Some of you may have been expecting frantic tweeting from the conference but quite honestly, These huge conferences are too intense to keep up the live tweeting, there are lots of papers in each session and I can’t keep up. Also (and the real reason I’m not even 19427707_10155492387128923_2091055679_ntrying) is that I have a new very cool notebook and I adore new notebooks. There’s something about the promise of those empty pages and I love starting a new notebook with something like a conference because that means that at least the start will be exciting, inspiring and full of ideas. I’ve gone old school. I have actually been writing stuff down!

Anyway, I am at the annual Law and Society Association conference which this year happens to be in Mexico City. Here’s how I got here. Feel free to stop reading now – it’ll be me rambling on- mainly because I think me getting and then being here has the potential to hit – or completely wallop – a huge number of my anxiety triggers. Writing helps me be more aware of that and how I am doing managing anxiety, exhaustion and stress levels. In other words, this post is for me not you. You’re welcome to come figure it out with me though

I had a very long Monday yesterday, leaving the house about 5.30 to get to Manchester airport. So possible trigger number 1: Tiredness. Tiredness is funny – I still get unreasonably tired in certain situations, I find being around people exhausting (oops) but also being tired, even if not anxiety related, means I deal less well with potential triggers and am more likely to become anxious. Anyway, I thought I’d left ages so I could have breakfast there and have a nice relaxed trip but instead I spent over 90 minutes in the security queue and had to jog to the gate. Never mind, I thought I’d have enough time at Frankfurt airport to just chill out a little bit and sit with coffee. Nope, that airport is hideous and I think specially designed to fuck with people who already don’t have a sense of direction. I don’t know if I got lost or went wrong or whether it was just an idiotic and long way but I got to the gate as they announced boarding would be in ten minutes – I got to pee at least. Several triggers there: Things not going as planned, having to do something different to how I had imagined it, running late, not being in control. I was a little antsy but ok.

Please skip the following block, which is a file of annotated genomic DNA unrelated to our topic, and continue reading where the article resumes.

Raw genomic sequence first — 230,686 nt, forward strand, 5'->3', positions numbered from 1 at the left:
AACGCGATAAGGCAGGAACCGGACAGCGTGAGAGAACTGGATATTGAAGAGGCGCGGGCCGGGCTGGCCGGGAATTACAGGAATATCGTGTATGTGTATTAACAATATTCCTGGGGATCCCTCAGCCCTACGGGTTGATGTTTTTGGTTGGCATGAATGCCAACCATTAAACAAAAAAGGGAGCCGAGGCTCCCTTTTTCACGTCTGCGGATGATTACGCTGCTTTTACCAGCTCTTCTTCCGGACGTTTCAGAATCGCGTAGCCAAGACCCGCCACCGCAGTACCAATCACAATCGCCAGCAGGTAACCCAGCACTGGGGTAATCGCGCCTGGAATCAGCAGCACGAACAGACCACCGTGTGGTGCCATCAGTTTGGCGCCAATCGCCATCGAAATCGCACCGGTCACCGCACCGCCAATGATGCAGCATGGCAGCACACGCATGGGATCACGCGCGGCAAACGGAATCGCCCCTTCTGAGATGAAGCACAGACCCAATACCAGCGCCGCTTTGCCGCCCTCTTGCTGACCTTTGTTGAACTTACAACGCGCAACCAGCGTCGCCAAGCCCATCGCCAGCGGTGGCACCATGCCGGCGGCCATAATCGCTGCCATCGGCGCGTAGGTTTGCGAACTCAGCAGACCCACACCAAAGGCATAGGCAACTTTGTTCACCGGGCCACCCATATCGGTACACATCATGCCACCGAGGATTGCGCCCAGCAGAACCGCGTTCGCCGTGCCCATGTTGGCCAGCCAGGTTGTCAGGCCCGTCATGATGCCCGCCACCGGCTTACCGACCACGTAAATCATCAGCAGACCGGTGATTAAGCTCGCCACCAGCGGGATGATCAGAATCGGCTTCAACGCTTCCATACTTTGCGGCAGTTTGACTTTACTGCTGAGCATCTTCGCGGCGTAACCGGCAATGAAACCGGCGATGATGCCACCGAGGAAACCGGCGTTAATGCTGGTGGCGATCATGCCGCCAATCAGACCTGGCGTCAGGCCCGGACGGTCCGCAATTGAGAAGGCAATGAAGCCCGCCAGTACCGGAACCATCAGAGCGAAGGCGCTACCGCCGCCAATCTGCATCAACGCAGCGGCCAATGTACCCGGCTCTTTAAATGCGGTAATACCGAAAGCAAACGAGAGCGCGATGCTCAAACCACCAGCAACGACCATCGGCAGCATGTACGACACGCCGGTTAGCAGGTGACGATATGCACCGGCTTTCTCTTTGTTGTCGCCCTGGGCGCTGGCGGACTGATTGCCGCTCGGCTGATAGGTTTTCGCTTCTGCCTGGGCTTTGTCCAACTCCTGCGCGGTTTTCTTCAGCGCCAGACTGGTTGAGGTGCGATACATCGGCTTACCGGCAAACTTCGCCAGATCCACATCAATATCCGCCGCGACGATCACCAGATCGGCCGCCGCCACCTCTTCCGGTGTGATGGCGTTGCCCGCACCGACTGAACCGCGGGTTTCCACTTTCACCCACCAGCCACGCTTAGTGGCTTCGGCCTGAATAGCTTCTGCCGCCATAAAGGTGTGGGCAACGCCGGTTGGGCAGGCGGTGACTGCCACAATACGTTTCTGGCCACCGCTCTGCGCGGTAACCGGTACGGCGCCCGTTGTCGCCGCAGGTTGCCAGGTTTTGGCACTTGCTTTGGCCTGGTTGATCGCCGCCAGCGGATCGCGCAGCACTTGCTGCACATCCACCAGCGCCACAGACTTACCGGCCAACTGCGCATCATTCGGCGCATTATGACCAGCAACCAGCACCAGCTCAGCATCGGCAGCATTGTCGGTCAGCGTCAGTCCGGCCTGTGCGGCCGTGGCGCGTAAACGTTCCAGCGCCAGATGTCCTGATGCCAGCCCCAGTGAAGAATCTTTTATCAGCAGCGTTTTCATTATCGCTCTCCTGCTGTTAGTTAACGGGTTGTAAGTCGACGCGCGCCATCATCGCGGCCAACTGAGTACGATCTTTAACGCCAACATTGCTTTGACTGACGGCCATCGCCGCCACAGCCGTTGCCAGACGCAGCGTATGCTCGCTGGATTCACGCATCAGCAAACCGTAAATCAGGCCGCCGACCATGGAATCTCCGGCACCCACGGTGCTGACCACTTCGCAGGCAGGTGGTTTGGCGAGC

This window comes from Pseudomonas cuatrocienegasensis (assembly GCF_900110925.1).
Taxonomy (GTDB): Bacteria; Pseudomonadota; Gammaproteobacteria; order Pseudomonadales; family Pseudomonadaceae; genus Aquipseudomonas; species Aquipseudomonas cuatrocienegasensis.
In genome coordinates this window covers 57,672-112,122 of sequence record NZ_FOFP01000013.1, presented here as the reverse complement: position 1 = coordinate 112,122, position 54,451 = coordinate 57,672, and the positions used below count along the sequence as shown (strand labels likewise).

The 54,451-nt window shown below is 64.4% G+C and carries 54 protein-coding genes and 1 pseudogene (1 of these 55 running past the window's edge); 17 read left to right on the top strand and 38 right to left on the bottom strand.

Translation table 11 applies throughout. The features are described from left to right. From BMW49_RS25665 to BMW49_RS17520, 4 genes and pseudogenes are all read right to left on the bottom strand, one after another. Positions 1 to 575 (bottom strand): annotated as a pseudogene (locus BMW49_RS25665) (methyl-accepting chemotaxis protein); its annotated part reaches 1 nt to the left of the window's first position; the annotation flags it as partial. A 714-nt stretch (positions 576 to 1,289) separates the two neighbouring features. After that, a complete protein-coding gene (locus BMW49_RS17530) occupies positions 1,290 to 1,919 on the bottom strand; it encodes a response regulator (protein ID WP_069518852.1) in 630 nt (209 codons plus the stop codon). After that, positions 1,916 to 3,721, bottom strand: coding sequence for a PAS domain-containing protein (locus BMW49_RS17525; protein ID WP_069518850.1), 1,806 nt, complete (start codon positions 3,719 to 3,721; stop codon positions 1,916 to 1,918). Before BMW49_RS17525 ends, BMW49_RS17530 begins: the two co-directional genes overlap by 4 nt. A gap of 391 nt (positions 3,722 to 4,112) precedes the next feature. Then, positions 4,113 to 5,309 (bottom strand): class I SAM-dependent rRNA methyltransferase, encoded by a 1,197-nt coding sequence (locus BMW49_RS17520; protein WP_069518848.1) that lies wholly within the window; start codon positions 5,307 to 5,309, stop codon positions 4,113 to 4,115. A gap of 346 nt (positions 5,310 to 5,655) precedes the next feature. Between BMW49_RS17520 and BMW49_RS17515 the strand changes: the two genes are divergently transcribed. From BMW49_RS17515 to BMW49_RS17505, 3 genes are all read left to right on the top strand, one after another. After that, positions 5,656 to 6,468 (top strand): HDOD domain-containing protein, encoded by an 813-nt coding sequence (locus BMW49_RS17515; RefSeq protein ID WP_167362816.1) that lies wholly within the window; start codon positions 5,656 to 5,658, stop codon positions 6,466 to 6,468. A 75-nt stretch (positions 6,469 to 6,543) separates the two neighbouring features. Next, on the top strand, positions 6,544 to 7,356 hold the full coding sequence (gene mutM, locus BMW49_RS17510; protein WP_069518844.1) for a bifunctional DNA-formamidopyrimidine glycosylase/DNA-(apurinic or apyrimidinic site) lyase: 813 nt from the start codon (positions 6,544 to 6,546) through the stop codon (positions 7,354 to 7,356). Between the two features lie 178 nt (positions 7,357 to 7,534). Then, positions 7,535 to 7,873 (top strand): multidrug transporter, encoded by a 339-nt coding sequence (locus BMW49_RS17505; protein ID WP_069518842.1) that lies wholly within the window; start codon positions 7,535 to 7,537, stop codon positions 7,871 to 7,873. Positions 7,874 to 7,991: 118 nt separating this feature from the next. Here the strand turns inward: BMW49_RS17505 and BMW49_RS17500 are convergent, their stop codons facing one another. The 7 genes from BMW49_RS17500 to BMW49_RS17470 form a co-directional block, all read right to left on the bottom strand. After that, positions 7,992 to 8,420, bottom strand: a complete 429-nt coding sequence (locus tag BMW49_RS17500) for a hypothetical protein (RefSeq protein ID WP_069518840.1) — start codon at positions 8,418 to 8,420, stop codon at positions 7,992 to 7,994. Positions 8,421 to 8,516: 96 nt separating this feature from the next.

The flight was fine – no chance of getting any work done really, although I did read a little. Mostly I watched films though. I started, maybe foolishly with I, Daniel Blake. Hm, I’m not quite sure what to think but I’ll untangle that another time – it is however hard hitting and I cried a fair bit (it’s a film, of course I did, I cry at anything if you stick it on the telly box) – so that sorted the possible awkwardness about having to speak to the person next to me. We spent 12 hours ignoring that we were basically sat on each others knee. Trigger: Feeling forced to engage with people – didn’t apply. I then watched the new Beauty and the Beast (Don’t judge) and Emma Watson is brilliant. I vaguely thought about going back to something serious then but instead watched Sing which was quite fun but twice as long as it needs to be. I dozed off for a bit.

Arrival in Mexico brought another queue – an hour or so this time but then I was through immigration and customs. I don’t like immigration control. I don’t like that feeling of some official being in complete control of your destiny. They decide if you continue or have to turn back. I realised I find this worse when I know I can’t adequately communicate with the official. I got frustrated at myself for not keeping up with learning Spanish, for always getting so far and then dropping it. It’s not a difficult language, it just takes a bit of self discipline and I still understand much more than I thought I would but I can say almost nothing. I had an hour in the queue to get properly irritated with myself.